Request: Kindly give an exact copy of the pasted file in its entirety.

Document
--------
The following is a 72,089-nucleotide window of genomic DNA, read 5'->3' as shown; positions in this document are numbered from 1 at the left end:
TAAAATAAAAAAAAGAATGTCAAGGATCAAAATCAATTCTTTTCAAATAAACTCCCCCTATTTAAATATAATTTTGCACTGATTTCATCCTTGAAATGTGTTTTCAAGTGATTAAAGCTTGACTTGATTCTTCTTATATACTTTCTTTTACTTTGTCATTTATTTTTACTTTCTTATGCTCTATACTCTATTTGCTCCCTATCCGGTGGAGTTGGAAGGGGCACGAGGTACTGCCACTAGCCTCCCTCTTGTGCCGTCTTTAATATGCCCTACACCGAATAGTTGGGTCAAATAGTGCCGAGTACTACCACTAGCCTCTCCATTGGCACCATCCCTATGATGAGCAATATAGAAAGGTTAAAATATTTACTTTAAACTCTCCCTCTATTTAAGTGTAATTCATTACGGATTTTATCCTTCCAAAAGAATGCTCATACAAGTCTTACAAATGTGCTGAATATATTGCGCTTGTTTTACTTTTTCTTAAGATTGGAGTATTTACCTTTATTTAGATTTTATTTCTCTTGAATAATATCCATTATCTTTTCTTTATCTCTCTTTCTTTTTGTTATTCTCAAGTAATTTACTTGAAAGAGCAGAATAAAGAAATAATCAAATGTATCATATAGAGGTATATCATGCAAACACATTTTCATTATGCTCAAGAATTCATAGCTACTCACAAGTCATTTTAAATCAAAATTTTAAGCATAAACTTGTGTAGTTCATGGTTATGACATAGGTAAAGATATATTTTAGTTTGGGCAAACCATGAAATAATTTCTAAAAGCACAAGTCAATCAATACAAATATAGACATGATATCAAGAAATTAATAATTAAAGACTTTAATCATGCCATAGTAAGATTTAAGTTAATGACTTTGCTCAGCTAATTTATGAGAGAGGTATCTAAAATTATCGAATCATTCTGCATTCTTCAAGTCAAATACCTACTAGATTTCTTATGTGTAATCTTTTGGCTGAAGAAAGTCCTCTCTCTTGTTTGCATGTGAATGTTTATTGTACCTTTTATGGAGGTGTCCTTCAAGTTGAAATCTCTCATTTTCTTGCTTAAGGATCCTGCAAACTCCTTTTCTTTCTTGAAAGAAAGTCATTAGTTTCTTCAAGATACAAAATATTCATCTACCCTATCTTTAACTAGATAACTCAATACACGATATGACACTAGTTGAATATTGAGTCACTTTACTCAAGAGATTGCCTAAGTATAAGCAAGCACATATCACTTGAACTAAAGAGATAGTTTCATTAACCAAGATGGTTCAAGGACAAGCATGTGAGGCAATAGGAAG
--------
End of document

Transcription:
The following is a 72,089-nucleotide window of genomic DNA, read 5'->3' as shown; positions in this document are numbered from 1 at the left end:
TAAAATAAAAAAAAGAATGTCAAGGATCAAAATCAATTCTTTTCAAATAAACTCCCCCTATTTAAATATAATTTTGCACTGATTTCATCCTTGAAATGTGTTTTCAAGTGATTAAAGCTTGACTTGATTCTTCTTATATACTTTCTTTTACTTTGTCATTTATTTTTACTTTCTTATGCTCTATACTCTATTTGCTCCCTATCCGGTGGAGTTGGAAGGGGCACGAGGTACTGCCACTAGCCTCCCTCTTGTGCCGTCTTTAATATGCCCTACACCGAATAGTTGGGTCAAATAGTGCCGAGTACTACCACTAGCCTCTCCATTGGCACCATCCCTATGATGAGCAATATAGAAAGGTTAAAATATTTACTTTAAACTCTCCCTCTATTTAAGTGTAATTCATTACGGATTTTATCCTTCCAAAAGAATGCTCATACAAGTCTTACAAATGTGCTGAATATATTGCGCTTGTTTTACTTTTTCTTAAGATTGGAGTATTTACCTTTATTTAGATTTTATTTCTCTTGAATAATATCCATTATCTTTTCTTTATCTCTCTTTCTTTTTGTTATTCTCAAGTAATTTACTTGAAAGAGCAGAATAAAGAAATAATCAAATGTATCATATAGAGGTATATCATGCAAACACATTTTCATTATGCTCAAGAATTCATAGCTACTCACAAGTCATTTTAAATCAAAATTTTAAGCATAAACTTGTGTAGTTCATGGTTATGACATAGGTAAAGATATATTTTAGTTTGGGCAAACCATGAAATAATTTCTAAAAGCACAAGTCAATCAATACAAATATAGACATGATATCAAGAAATTAATAATTAAAGACTTTAATCATGCCATAGTAAGATTTAAGTTAATGACTTTGCTCAGCTAATTTATGAGAGAGGTATCTAAAATTATCGAATCATTCTGCATTCTTCAAGTCAAATACCTACTAGATTTCTTATGTGTAATCTTTTGGCTGAAGAAAGTCCTCTCTCTTGTTTGCATGTGAATGTTTATTGTACCTTTTATGGAGGTGTCCTTCAAGTTGAAATCTCTCATTTTCTTGCTTAAGGATCCTGCAAACTCCTTTTCTTTCTTGAAAGAAAGTCATTAGTTTCTTCAAGATACAAAATATTCATCTACCCTATCTTTAACTAGATAACTCAATACACGATATGACACTAGTTGAATATTGAGTCACTTTACTCAAGAGATTGCCTAAGTATAAGCAAGCACATATCACTTGAACTAAAGAGATAGTTTCATTAACCAAGATGGTTCAAGGACAAGCATGTGAGGCAATAGGAAG